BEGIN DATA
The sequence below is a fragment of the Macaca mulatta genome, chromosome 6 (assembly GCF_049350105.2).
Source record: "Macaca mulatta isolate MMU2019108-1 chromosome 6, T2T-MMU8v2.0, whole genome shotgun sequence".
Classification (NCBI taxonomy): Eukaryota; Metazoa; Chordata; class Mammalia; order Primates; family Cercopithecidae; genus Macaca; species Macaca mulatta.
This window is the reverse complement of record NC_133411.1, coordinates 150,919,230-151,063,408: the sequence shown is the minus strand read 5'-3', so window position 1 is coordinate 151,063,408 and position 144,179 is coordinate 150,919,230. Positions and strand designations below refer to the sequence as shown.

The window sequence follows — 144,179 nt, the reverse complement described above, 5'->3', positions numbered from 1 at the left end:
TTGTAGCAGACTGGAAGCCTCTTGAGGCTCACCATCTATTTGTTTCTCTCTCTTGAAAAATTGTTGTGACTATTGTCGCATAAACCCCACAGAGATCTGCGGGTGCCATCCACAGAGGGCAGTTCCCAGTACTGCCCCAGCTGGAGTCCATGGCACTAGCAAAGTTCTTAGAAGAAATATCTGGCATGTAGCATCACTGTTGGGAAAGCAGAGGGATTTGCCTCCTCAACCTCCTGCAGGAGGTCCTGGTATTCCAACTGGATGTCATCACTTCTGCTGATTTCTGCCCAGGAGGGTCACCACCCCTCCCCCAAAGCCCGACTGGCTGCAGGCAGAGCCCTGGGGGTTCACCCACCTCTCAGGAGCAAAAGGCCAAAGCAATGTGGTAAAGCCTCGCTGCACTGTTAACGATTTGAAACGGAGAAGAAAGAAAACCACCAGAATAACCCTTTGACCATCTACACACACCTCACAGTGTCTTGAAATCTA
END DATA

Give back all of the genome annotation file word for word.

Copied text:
The sequence below is a fragment of the Macaca mulatta genome, chromosome 6 (assembly GCF_049350105.2).
Source record: "Macaca mulatta isolate MMU2019108-1 chromosome 6, T2T-MMU8v2.0, whole genome shotgun sequence".
Classification (NCBI taxonomy): Eukaryota; Metazoa; Chordata; class Mammalia; order Primates; family Cercopithecidae; genus Macaca; species Macaca mulatta.
This window is the reverse complement of record NC_133411.1, coordinates 150,919,230-151,063,408: the sequence shown is the minus strand read 5'-3', so window position 1 is coordinate 151,063,408 and position 144,179 is coordinate 150,919,230. Positions and strand designations below refer to the sequence as shown.

The window sequence follows — 144,179 nt, the reverse complement described above, 5'->3', positions numbered from 1 at the left end:
TTGTAGCAGACTGGAAGCCTCTTGAGGCTCACCATCTATTTGTTTCTCTCTCTTGAAAAATTGTTGTGACTATTGTCGCATAAACCCCACAGAGATCTGCGGGTGCCATCCACAGAGGGCAGTTCCCAGTACTGCCCCAGCTGGAGTCCATGGCACTAGCAAAGTTCTTAGAAGAAATATCTGGCATGTAGCATCACTGTTGGGAAAGCAGAGGGATTTGCCTCCTCAACCTCCTGCAGGAGGTCCTGGTATTCCAACTGGATGTCATCACTTCTGCTGATTTCTGCCCAGGAGGGTCACCACCCCTCCCCCAAAGCCCGACTGGCTGCAGGCAGAGCCCTGGGGGTTCACCCACCTCTCAGGAGCAAAAGGCCAAAGCAATGTGGTAAAGCCTCGCTGCACTGTTAACGATTTGAAACGGAGAAGAAAGAAAACCACCAGAATAACCCTTTGACCATCTACACACACCTCACAGTGTCTTGAAATCTA